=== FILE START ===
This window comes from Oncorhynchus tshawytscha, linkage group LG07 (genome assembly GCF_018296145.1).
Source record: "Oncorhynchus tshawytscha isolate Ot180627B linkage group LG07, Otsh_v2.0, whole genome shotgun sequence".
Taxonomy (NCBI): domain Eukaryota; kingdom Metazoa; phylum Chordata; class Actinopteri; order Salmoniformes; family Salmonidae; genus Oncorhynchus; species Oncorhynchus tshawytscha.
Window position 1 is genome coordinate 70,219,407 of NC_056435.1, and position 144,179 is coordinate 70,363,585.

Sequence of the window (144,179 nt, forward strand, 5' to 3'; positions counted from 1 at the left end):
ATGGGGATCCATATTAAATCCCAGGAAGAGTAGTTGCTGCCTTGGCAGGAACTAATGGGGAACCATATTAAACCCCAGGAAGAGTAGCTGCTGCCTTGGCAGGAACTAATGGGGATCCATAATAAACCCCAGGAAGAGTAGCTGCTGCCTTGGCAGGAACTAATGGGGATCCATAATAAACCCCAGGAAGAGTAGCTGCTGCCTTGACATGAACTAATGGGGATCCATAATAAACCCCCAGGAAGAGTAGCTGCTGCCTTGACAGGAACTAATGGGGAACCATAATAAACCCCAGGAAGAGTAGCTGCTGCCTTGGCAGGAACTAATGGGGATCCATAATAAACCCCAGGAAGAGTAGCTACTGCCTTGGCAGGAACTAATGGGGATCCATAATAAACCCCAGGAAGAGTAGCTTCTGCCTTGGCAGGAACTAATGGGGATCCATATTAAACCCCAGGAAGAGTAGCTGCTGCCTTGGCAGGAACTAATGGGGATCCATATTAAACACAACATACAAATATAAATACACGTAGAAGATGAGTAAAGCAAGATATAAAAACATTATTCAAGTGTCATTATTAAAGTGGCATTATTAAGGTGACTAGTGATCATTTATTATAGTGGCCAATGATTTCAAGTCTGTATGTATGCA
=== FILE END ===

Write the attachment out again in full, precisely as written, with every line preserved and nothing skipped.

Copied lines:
This window comes from Oncorhynchus tshawytscha, linkage group LG07 (genome assembly GCF_018296145.1).
Source record: "Oncorhynchus tshawytscha isolate Ot180627B linkage group LG07, Otsh_v2.0, whole genome shotgun sequence".
Taxonomy (NCBI): domain Eukaryota; kingdom Metazoa; phylum Chordata; class Actinopteri; order Salmoniformes; family Salmonidae; genus Oncorhynchus; species Oncorhynchus tshawytscha.
Window position 1 is genome coordinate 70,219,407 of NC_056435.1, and position 144,179 is coordinate 70,363,585.

Sequence of the window (144,179 nt, forward strand, 5' to 3'; positions counted from 1 at the left end):
ATGGGGATCCATATTAAATCCCAGGAAGAGTAGTTGCTGCCTTGGCAGGAACTAATGGGGAACCATATTAAACCCCAGGAAGAGTAGCTGCTGCCTTGGCAGGAACTAATGGGGATCCATAATAAACCCCAGGAAGAGTAGCTGCTGCCTTGGCAGGAACTAATGGGGATCCATAATAAACCCCAGGAAGAGTAGCTGCTGCCTTGACATGAACTAATGGGGATCCATAATAAACCCCCAGGAAGAGTAGCTGCTGCCTTGACAGGAACTAATGGGGAACCATAATAAACCCCAGGAAGAGTAGCTGCTGCCTTGGCAGGAACTAATGGGGATCCATAATAAACCCCAGGAAGAGTAGCTACTGCCTTGGCAGGAACTAATGGGGATCCATAATAAACCCCAGGAAGAGTAGCTTCTGCCTTGGCAGGAACTAATGGGGATCCATATTAAACCCCAGGAAGAGTAGCTGCTGCCTTGGCAGGAACTAATGGGGATCCATATTAAACACAACATACAAATATAAATACACGTAGAAGATGAGTAAAGCAAGATATAAAAACATTATTCAAGTGTCATTATTAAAGTGGCATTATTAAGGTGACTAGTGATCATTTATTATAGTGGCCAATGATTTCAAGTCTGTATGTATGCA